Looking further afield 2
The second edition of Further afield, where we look at some ideas that are perhaps a bit further afield than our usual focus but that can inform our thinking on cities from a broader perspective.
Public Space as Climate Resilience
At Reimagining the Civic Commons, Public Space as Climate Resilience, where they look at 6 resilience practices from cities across the US. San José: Restoring a Historic Orchard for a Changing Climate; Memphis: An Urban Old Growth Forest Stores Carbon and Delivers Nature for All; Lexington: Managing Stormwater in Ways That Engage; Chicago: Creating Climate-resilient, Regenerative Public Space.
Philadelphia: Nature-adapted Design in FDR Park:
The FDR Park Plan calls for a park that balances nature, water, and human activity. The plan is organized into two zones: 1) an Ecological Core that manages water, connects parks users to nature, and provides critical native habitat and wildlife; and 2) an Urban Edge, where new amenities such as signature playgrounds and state-of-the-art athletic fields offer exciting recreational activities that was intertwined with woods, nature trails, and marshes, and meadows.
Detroit: Community Greenspaces that Cool and Connect
Detroit’s Fitzgerald Revitalization Project is an ambitious effort to transform 10 acres of formerly vacant land in the Fitzgerald neighborhood into community assets. To date, 62 vacant lots located a few miles northwest of Downtown Detroit have been reimagined into public spaces to serve the surrounding neighborhood and wider Detroit community. These spaces include a park, a greenway, and meadows blooming with native plants.
Urban Futures — Four Scenarios
Klaus Æ. Mogensen considers four scenarios to bring some light and perspectives on coming challenges for cities. “The challenge lies not just in creating urban living spaces and infrastructure for these extra billions, but also to do so in a way that makes cities liveable, while also addressing climate change, which will heat up cities and increase the risk of flooding from extreme weather and rising sea levels. There are many ways that these challenges can be met — if they are met — and in this article, I will examine four possible urban futures, based on two uncertainties.”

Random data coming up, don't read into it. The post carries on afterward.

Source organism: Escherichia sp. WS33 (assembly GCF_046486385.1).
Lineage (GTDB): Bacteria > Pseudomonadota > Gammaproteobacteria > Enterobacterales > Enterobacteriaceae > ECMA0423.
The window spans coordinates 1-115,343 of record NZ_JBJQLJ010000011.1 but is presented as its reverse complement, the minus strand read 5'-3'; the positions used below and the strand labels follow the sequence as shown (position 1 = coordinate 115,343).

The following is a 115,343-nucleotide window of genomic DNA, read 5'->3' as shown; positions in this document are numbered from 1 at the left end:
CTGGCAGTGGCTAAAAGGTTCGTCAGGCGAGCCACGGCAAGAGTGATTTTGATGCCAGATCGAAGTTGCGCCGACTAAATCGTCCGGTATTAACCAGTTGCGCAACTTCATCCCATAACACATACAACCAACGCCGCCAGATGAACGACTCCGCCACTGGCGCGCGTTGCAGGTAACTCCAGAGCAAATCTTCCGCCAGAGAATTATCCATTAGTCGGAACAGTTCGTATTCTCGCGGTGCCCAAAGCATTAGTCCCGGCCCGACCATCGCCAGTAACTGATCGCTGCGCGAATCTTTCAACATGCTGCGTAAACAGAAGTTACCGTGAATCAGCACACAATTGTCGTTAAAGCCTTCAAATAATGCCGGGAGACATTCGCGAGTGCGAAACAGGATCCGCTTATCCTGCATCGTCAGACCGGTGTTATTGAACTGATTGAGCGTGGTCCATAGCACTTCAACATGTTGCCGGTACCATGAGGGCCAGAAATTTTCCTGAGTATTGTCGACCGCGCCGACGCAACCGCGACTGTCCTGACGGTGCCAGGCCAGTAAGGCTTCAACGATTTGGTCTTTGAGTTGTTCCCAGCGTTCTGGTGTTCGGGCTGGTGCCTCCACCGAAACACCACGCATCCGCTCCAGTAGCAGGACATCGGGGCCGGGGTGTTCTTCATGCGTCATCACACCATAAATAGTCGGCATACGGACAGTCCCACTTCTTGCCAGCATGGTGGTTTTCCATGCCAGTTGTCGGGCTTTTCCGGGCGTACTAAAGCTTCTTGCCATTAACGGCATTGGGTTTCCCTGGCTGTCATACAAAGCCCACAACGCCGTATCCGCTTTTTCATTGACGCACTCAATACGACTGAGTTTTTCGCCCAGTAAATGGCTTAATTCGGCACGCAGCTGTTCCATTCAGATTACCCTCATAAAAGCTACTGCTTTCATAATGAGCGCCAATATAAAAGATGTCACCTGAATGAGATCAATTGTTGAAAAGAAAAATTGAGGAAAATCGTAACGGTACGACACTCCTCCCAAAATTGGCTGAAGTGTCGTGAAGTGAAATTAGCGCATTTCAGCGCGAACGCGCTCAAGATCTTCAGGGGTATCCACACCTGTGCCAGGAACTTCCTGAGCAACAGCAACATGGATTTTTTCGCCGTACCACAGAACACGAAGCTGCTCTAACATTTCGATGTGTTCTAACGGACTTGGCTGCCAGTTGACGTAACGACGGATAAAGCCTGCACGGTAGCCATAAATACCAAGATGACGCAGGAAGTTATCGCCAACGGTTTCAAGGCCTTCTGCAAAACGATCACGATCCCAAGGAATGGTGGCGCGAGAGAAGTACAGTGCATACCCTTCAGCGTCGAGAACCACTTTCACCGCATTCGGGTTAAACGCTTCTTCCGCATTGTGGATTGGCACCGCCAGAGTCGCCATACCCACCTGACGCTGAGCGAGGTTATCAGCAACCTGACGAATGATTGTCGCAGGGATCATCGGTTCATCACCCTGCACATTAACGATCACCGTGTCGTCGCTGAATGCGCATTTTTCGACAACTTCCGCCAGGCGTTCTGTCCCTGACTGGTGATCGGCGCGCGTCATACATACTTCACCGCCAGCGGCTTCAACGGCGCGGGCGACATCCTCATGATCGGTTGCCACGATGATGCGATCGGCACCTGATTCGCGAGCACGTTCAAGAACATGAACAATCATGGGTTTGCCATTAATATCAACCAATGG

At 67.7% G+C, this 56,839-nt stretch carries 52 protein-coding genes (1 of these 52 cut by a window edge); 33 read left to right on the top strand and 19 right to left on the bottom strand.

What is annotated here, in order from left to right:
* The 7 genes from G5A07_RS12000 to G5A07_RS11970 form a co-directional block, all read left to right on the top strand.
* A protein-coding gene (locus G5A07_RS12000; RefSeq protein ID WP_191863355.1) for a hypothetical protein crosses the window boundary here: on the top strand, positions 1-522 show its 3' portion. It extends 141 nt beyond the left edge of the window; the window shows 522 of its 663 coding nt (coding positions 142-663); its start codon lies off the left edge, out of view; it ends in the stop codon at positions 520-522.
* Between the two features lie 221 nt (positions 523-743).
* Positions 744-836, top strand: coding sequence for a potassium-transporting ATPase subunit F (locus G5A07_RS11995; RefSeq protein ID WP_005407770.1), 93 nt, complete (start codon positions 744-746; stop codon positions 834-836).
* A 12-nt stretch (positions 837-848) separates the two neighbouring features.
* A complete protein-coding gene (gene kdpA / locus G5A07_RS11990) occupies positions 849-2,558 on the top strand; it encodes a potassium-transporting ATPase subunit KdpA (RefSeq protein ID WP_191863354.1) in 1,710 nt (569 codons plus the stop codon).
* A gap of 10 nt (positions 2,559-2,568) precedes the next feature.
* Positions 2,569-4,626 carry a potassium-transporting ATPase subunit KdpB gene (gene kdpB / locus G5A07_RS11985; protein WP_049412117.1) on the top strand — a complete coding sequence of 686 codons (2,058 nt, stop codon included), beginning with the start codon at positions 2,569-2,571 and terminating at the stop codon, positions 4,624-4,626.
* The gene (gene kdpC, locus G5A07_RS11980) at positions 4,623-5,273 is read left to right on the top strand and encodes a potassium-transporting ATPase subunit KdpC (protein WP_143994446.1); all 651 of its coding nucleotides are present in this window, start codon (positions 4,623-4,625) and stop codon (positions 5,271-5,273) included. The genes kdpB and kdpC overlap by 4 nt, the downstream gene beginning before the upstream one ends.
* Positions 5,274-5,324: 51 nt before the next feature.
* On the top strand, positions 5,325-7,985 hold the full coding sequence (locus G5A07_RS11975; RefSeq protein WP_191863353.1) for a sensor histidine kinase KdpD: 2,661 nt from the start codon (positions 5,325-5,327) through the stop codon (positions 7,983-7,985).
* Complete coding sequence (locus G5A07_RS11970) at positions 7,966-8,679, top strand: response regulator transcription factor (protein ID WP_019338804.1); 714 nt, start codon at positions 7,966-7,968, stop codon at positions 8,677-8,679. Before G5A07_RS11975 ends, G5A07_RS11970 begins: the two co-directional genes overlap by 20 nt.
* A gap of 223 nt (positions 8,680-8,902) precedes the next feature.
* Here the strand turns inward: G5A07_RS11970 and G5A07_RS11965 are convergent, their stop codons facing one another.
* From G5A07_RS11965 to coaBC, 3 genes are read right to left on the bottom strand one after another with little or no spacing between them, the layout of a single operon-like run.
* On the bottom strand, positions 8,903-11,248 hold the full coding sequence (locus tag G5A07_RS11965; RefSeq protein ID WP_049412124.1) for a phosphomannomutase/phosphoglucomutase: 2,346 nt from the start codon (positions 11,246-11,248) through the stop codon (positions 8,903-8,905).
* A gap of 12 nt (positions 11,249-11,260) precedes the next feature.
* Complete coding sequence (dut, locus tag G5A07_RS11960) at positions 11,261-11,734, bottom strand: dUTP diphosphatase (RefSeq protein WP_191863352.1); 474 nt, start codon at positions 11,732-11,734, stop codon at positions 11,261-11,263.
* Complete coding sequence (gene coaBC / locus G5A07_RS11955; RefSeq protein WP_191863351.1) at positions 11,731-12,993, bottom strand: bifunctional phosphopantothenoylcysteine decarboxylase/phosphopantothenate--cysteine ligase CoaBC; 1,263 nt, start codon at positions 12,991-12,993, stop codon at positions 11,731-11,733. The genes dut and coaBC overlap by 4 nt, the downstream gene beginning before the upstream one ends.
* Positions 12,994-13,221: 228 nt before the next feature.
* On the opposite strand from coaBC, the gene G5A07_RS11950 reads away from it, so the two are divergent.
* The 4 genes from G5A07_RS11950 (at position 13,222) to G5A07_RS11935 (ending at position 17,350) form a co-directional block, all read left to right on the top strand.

Sustainability Through Being a Good Ancestor
Being a good ancestor is an increasingly popular (and useful) way of considering our individual and collective impact on a much longer timescale than our own lives. How can I be a good ancestor for the people of the next generations? Are the decisions I make today in line with what I want to leave to those generations and how I want to be perceived by them in their future present? I’m not sure where it came into public consciousness recently, but it’s been part of multiple indigenous peoples’ cultures for a long while; think of the seven generations before and after you. Sarah Lazarovic at YES! Magazine looks at Sustainability Through Being a Good Ancestor.
Sustainable stewardship of planet, yes, but also cultivating the humility and awareness necessary to be ever aware of your role as a short-term steward (without letting it freak you out too much). And it’s from this point that you will find whatever work most needs you, in the beautiful life that doesn’t belong to you.
Image: The FDR Park Plan balances water, activity and nature to create a holistic park that meets the needs of its users and the environment. Images courtesy of Fairmount Park Conservancy.